MANCHESTER, England —
“Things changed when Cathy’s sister died,” Ferguson said in a TV interview. “She is isolated a lot now. I owe (Cathy) a lot of my own time. For 47 years, she has been the leader of the family, looked after our three sons, sacrificed herself for me. Now she has all her grandchildren.
“She lost her best friend, her sister Bridget, so that was important. Also, I wanted to go out a winner. That’s the most important thing I’ve wanted to be.”
The Associated Press was unable to report from Old Trafford on Sunday because of what the club said was high demand from rights holders for press tribune access. This report is based on television coverage.
Ferguson will always be a winner — 13 league titles, two Champions League titles, five FA Cups and four League Cups is testament to that. That Rio Ferdinand slammed home a volley in the 87th minute against Swansea to clinch Ferguson’s final home victory in his 1,499th game as United manager summed up the determination and drive embedded in the Scot’s teams down the years.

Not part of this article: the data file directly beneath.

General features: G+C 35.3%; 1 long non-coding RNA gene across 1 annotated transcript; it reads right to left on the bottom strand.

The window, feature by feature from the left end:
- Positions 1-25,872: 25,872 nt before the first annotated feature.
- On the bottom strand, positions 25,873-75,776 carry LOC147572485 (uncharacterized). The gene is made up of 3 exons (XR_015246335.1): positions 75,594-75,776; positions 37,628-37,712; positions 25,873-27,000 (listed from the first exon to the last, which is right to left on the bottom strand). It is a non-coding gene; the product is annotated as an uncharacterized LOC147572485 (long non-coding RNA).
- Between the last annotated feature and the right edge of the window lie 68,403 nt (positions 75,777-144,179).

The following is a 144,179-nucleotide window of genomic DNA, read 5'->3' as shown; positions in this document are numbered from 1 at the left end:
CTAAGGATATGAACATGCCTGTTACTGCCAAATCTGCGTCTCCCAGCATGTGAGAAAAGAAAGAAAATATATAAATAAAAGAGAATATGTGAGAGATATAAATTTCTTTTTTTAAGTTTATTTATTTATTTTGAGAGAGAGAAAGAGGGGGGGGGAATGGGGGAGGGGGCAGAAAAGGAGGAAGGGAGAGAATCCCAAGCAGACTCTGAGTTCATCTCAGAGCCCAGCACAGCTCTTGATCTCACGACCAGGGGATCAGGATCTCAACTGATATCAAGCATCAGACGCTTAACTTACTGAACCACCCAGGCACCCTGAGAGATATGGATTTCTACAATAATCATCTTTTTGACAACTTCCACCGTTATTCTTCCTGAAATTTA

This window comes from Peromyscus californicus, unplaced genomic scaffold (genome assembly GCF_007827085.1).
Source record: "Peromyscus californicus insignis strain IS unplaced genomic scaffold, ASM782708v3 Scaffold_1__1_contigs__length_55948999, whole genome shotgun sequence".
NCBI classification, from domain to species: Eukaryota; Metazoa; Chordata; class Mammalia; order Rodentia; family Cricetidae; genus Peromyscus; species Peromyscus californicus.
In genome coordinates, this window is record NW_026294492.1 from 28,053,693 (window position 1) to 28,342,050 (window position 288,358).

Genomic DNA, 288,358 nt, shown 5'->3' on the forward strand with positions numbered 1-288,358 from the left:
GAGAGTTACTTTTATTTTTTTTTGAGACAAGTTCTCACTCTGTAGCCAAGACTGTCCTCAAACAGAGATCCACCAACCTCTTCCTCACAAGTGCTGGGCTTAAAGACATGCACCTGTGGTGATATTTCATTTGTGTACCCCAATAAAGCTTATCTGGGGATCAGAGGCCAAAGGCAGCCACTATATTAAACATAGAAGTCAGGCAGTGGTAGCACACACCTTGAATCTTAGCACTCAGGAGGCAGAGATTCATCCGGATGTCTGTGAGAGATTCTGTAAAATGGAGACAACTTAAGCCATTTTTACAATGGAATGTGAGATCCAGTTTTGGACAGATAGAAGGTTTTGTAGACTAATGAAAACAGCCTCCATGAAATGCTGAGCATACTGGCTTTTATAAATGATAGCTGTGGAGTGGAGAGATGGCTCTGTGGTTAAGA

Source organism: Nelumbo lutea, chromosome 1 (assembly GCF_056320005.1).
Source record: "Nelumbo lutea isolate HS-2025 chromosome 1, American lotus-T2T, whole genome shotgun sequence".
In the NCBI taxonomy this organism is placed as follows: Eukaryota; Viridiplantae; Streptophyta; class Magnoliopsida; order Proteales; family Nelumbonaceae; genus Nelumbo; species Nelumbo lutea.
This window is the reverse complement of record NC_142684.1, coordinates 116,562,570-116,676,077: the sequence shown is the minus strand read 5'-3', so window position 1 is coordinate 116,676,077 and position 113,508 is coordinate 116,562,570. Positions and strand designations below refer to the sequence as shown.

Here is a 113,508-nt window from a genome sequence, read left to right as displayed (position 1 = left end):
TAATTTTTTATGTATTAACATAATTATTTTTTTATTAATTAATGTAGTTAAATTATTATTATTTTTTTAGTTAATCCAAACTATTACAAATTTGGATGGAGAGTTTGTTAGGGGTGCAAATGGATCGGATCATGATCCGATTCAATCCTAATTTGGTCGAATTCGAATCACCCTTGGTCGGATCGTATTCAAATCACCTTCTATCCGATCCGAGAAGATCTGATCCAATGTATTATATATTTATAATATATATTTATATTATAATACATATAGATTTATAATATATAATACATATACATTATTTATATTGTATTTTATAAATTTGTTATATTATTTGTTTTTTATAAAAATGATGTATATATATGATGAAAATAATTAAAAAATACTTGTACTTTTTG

He began the day posing for pictures with ball boys in the depths of Old Trafford, his place of work since 1986.
Then came his first appearance in front of the crowd, striding through the guard of honor and applauding fans, with a sea of red flags and a mosaic with the words “Champions 2013” providing an eye-catching backdrop.
“Fergie Rules,” read one banner. “Sir Alex - Immortal,” read another in the Stretford End.
He had almost reached the center of the pitch before he turned to make his way to the dugout, stopping briefly to sign autographs and to wave to fans.
During the match, Ferguson was his usual self — furiously chewing gum, leaping to his feet to contest a refereeing decision, checking his watch. All the hallmarks that make Ferguson who he is.